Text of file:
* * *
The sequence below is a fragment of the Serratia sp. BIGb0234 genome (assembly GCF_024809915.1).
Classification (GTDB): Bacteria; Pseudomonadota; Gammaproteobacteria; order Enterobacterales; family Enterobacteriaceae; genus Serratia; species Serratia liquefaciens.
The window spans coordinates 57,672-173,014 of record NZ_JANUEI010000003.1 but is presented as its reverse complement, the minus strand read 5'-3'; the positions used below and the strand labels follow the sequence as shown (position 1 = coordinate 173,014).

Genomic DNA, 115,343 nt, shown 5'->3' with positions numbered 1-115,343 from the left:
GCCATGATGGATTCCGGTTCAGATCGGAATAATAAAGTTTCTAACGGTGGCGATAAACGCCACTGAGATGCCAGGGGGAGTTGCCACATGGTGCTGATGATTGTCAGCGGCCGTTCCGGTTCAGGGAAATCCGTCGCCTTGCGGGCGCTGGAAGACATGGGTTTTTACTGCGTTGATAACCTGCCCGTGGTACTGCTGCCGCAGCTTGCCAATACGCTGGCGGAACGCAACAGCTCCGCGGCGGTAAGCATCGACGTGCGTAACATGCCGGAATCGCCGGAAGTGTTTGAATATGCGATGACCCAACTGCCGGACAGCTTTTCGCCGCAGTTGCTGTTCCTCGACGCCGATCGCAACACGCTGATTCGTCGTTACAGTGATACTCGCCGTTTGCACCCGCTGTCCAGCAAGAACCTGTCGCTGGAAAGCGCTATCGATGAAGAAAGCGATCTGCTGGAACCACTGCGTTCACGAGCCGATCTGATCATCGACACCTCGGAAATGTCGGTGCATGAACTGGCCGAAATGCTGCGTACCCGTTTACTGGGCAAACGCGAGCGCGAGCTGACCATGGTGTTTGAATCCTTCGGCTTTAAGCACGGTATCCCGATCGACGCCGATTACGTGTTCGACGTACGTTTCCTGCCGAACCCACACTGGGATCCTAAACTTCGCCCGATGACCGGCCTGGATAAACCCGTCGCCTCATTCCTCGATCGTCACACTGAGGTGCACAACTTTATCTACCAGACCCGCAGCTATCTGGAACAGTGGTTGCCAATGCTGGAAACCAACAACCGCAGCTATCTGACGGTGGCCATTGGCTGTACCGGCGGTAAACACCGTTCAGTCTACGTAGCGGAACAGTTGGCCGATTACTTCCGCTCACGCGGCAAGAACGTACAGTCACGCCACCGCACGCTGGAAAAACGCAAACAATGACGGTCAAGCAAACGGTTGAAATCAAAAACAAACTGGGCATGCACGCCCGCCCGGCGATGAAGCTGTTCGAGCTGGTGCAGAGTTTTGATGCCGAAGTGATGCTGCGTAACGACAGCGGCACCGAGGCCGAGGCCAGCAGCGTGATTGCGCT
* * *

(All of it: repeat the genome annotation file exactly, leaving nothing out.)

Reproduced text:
The sequence below is a fragment of the Serratia sp. BIGb0234 genome (assembly GCF_024809915.1).
Classification (GTDB): Bacteria; Pseudomonadota; Gammaproteobacteria; order Enterobacterales; family Enterobacteriaceae; genus Serratia; species Serratia liquefaciens.
The window spans coordinates 57,672-173,014 of record NZ_JANUEI010000003.1 but is presented as its reverse complement, the minus strand read 5'-3'; the positions used below and the strand labels follow the sequence as shown (position 1 = coordinate 173,014).

Genomic DNA, 115,343 nt, shown 5'->3' with positions numbered 1-115,343 from the left:
GCCATGATGGATTCCGGTTCAGATCGGAATAATAAAGTTTCTAACGGTGGCGATAAACGCCACTGAGATGCCAGGGGGAGTTGCCACATGGTGCTGATGATTGTCAGCGGCCGTTCCGGTTCAGGGAAATCCGTCGCCTTGCGGGCGCTGGAAGACATGGGTTTTTACTGCGTTGATAACCTGCCCGTGGTACTGCTGCCGCAGCTTGCCAATACGCTGGCGGAACGCAACAGCTCCGCGGCGGTAAGCATCGACGTGCGTAACATGCCGGAATCGCCGGAAGTGTTTGAATATGCGATGACCCAACTGCCGGACAGCTTTTCGCCGCAGTTGCTGTTCCTCGACGCCGATCGCAACACGCTGATTCGTCGTTACAGTGATACTCGCCGTTTGCACCCGCTGTCCAGCAAGAACCTGTCGCTGGAAAGCGCTATCGATGAAGAAAGCGATCTGCTGGAACCACTGCGTTCACGAGCCGATCTGATCATCGACACCTCGGAAATGTCGGTGCATGAACTGGCCGAAATGCTGCGTACCCGTTTACTGGGCAAACGCGAGCGCGAGCTGACCATGGTGTTTGAATCCTTCGGCTTTAAGCACGGTATCCCGATCGACGCCGATTACGTGTTCGACGTACGTTTCCTGCCGAACCCACACTGGGATCCTAAACTTCGCCCGATGACCGGCCTGGATAAACCCGTCGCCTCATTCCTCGATCGTCACACTGAGGTGCACAACTTTATCTACCAGACCCGCAGCTATCTGGAACAGTGGTTGCCAATGCTGGAAACCAACAACCGCAGCTATCTGACGGTGGCCATTGGCTGTACCGGCGGTAAACACCGTTCAGTCTACGTAGCGGAACAGTTGGCCGATTACTTCCGCTCACGCGGCAAGAACGTACAGTCACGCCACCGCACGCTGGAAAAACGCAAACAATGACGGTCAAGCAAACGGTTGAAATCAAAAACAAACTGGGCATGCACGCCCGCCCGGCGATGAAGCTGTTCGAGCTGGTGCAGAGTTTTGATGCCGAAGTGATGCTGCGTAACGACAGCGGCACCGAGGCCGAGGCCAGCAGCGTGATTGCGCT